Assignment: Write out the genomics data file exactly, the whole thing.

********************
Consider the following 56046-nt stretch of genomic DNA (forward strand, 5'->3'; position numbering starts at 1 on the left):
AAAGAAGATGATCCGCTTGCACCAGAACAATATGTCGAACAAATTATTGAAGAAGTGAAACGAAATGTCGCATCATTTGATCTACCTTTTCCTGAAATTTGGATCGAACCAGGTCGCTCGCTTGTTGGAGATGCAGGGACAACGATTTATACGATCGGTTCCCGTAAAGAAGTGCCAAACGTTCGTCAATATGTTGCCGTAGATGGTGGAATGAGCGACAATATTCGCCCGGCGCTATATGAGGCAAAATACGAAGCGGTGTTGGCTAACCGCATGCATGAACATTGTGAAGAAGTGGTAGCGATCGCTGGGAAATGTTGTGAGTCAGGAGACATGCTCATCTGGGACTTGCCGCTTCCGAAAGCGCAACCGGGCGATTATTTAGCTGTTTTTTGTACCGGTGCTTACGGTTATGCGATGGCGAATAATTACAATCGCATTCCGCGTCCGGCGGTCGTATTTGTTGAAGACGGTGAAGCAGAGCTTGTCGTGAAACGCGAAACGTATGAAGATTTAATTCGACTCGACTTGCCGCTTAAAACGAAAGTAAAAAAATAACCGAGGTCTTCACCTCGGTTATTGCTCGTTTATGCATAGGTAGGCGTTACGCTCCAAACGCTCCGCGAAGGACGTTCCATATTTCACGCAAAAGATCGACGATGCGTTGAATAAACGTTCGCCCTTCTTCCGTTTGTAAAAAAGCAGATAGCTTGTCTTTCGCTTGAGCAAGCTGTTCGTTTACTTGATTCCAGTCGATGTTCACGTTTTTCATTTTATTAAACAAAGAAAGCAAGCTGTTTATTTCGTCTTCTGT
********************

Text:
Consider the following 56046-nt stretch of genomic DNA (forward strand, 5'->3'; position numbering starts at 1 on the left):
AAAGAAGATGATCCGCTTGCACCAGAACAATATGTCGAACAAATTATTGAAGAAGTGAAACGAAATGTCGCATCATTTGATCTACCTTTTCCTGAAATTTGGATCGAACCAGGTCGCTCGCTTGTTGGAGATGCAGGGACAACGATTTATACGATCGGTTCCCGTAAAGAAGTGCCAAACGTTCGTCAATATGTTGCCGTAGATGGTGGAATGAGCGACAATATTCGCCCGGCGCTATATGAGGCAAAATACGAAGCGGTGTTGGCTAACCGCATGCATGAACATTGTGAAGAAGTGGTAGCGATCGCTGGGAAATGTTGTGAGTCAGGAGACATGCTCATCTGGGACTTGCCGCTTCCGAAAGCGCAACCGGGCGATTATTTAGCTGTTTTTTGTACCGGTGCTTACGGTTATGCGATGGCGAATAATTACAATCGCATTCCGCGTCCGGCGGTCGTATTTGTTGAAGACGGTGAAGCAGAGCTTGTCGTGAAACGCGAAACGTATGAAGATTTAATTCGACTCGACTTGCCGCTTAAAACGAAAGTAAAAAAATAACCGAGGTCTTCACCTCGGTTATTGCTCGTTTATGCATAGGTAGGCGTTACGCTCCAAACGCTCCGCGAAGGACGTTCCATATTTCACGCAAAAGATCGACGATGCGTTGAATAAACGTTCGCCCTTCTTCCGTTTGTAAAAAAGCAGATAGCTTGTCTTTCGCTTGAGCAAGCTGTTCGTTTACTTGATTCCAGTCGATGTTCACGTTTTTCATTTTATTAAACAAAGAAAGCAAGCTGTTTATTTCGTCTTCTGT